Is There A Young Lefty Starter In MLB Who Hasn't Gotten An Extension?

The San Francisco Giants just signed lefty starter Madison Bumgarner to a five-year, $35-million extension. 2011 was Bumgarner's first full season in the big leagues. He struck out 8.4 batters per nine innings and walked only two per nine. That's quite good. It is, as you might expect, far too early to say whether Bumgarner's contract will be a good one.

But we can note this: If you've been keeping track, you'll notice that Bumgarner's new deal fits into a recent trend. Since the end of last season, we've had extensions for Matt Moore, John Danks, Gio Gonzalez, Derek Holland, Cory Luebke, Jon Niese, and now Bumgarner, young lefties all. (Clayton Kershaw bought out two of his arbitration years, too.) It's almost easier to think of young left-handers that haven't gotten contract extensions. Although that too becomes a challenge. Jon Lester? Nope, he got one. Ricky Romero? Think again. Jaime Garcia? Surely you jest.

Essentially, the lone lefty wolves are Kershaw (a free agent after 2014), David Price (after 2015) and Cole Hamels (after 2012!), all of whom will earn enough money, barring injuries, to topple South American governments or buy fancy cars or whatever.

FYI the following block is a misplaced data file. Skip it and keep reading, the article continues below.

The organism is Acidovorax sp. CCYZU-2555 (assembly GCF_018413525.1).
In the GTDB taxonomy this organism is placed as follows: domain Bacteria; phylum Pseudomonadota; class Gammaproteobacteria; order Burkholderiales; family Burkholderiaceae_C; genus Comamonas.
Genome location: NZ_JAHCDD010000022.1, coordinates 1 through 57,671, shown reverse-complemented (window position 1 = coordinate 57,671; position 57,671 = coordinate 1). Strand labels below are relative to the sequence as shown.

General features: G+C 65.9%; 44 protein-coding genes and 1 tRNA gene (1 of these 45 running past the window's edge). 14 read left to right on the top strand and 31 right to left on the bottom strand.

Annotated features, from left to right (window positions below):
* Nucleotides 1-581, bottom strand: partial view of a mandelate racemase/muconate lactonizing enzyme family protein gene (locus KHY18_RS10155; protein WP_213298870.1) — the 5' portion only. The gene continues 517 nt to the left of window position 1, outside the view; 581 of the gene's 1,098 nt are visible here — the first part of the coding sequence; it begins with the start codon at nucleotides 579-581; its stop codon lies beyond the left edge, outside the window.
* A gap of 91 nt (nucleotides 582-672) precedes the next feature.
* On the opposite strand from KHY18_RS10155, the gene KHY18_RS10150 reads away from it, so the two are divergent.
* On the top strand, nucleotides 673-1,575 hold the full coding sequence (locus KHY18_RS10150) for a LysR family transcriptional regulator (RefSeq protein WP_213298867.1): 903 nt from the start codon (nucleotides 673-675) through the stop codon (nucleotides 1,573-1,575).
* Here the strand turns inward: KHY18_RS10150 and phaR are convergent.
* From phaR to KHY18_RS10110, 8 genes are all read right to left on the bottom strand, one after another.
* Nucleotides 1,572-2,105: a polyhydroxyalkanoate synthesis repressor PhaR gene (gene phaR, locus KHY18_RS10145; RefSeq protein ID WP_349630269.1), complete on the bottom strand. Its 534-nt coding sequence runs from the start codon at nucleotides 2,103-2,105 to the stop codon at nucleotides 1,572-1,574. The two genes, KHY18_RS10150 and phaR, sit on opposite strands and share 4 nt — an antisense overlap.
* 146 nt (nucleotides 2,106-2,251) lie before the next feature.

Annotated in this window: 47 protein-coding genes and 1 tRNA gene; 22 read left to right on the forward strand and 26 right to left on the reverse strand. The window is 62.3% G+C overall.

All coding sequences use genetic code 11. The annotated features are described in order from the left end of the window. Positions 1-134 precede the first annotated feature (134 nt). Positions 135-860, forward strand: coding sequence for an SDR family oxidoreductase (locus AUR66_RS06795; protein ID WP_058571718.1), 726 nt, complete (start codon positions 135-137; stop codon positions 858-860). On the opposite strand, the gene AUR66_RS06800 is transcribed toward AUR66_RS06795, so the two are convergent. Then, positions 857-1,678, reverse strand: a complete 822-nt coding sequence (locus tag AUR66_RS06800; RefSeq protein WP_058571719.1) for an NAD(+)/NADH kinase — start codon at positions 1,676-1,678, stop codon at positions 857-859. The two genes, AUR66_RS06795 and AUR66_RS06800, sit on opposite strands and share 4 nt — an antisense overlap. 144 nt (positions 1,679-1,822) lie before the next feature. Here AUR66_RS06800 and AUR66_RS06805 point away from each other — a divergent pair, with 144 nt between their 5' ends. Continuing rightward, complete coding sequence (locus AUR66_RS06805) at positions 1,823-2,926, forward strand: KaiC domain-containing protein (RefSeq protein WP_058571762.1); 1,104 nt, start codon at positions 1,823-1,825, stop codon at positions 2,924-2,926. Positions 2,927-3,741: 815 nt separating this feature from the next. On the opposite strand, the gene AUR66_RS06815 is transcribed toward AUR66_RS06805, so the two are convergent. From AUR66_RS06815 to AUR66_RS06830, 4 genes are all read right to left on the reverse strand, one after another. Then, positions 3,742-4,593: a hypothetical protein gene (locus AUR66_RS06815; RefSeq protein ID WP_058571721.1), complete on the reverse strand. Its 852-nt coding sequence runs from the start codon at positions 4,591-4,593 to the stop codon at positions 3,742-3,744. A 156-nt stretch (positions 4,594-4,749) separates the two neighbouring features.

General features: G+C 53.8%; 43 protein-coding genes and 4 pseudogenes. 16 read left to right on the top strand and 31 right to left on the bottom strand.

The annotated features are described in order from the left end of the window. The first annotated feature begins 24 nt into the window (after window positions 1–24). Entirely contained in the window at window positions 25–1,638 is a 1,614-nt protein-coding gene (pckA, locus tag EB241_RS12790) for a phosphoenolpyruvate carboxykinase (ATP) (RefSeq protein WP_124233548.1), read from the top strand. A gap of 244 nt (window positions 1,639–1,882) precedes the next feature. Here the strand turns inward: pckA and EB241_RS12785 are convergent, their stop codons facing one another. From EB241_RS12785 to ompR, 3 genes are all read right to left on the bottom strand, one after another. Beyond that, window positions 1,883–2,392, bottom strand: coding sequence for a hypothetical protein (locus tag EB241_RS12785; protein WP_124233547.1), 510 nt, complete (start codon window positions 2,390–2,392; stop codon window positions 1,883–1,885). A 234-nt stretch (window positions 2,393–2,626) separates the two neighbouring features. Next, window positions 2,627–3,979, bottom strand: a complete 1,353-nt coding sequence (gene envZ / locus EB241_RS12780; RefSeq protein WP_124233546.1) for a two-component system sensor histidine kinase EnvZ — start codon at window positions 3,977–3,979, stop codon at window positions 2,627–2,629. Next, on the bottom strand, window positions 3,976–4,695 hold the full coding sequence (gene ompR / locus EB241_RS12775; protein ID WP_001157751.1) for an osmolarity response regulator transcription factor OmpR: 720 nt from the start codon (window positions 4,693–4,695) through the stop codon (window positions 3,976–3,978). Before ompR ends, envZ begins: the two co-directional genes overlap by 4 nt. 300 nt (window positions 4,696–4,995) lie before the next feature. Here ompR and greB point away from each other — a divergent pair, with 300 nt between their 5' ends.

But might this lefty extension spree be a bad thing? Scocca wrote not so long ago about how the Orioles' hiring of Dan Duquette wasn't necessarily a bad thing. A retread GM, he argued, might stumble upon market inefficiency because he wouldn't chase the same things all the whiz kids had decided to chase. This is exhibit A—every team with a hotshot young lefty is signing its lefty to a guaranteed extension (with club options at the end, in most cases) to bring about some cost certainty.

How valuable is cost certainty, anyway? A team is supposed to milk its marginal value (cheap wins) from young players to subsidize its ill-advised veteran deals. All of the guaranteed money in extensions mitigates the bang the young lefty might bring for the team's buck. Sure, a team can avoid a terrifying, unpredictable arbitration award. But those don't come around often, and when they do, they reflect exceptional performance. (Which means that there were marginal wins in the previous season.) And presumably exceptional seasons come around just as often as disastrous injuries that render otherwise sharp young lefties useless and their contracts bloated.

It's, again, too early to know what will come of this recent parade of extensions. Over the next few years, we'll watch. And since MLB's fantasy bottomless cable-television revenues are funding all of the game's ill-advised big-money extensions, we'll be paying a bit more to watch, but we'll watch anyway.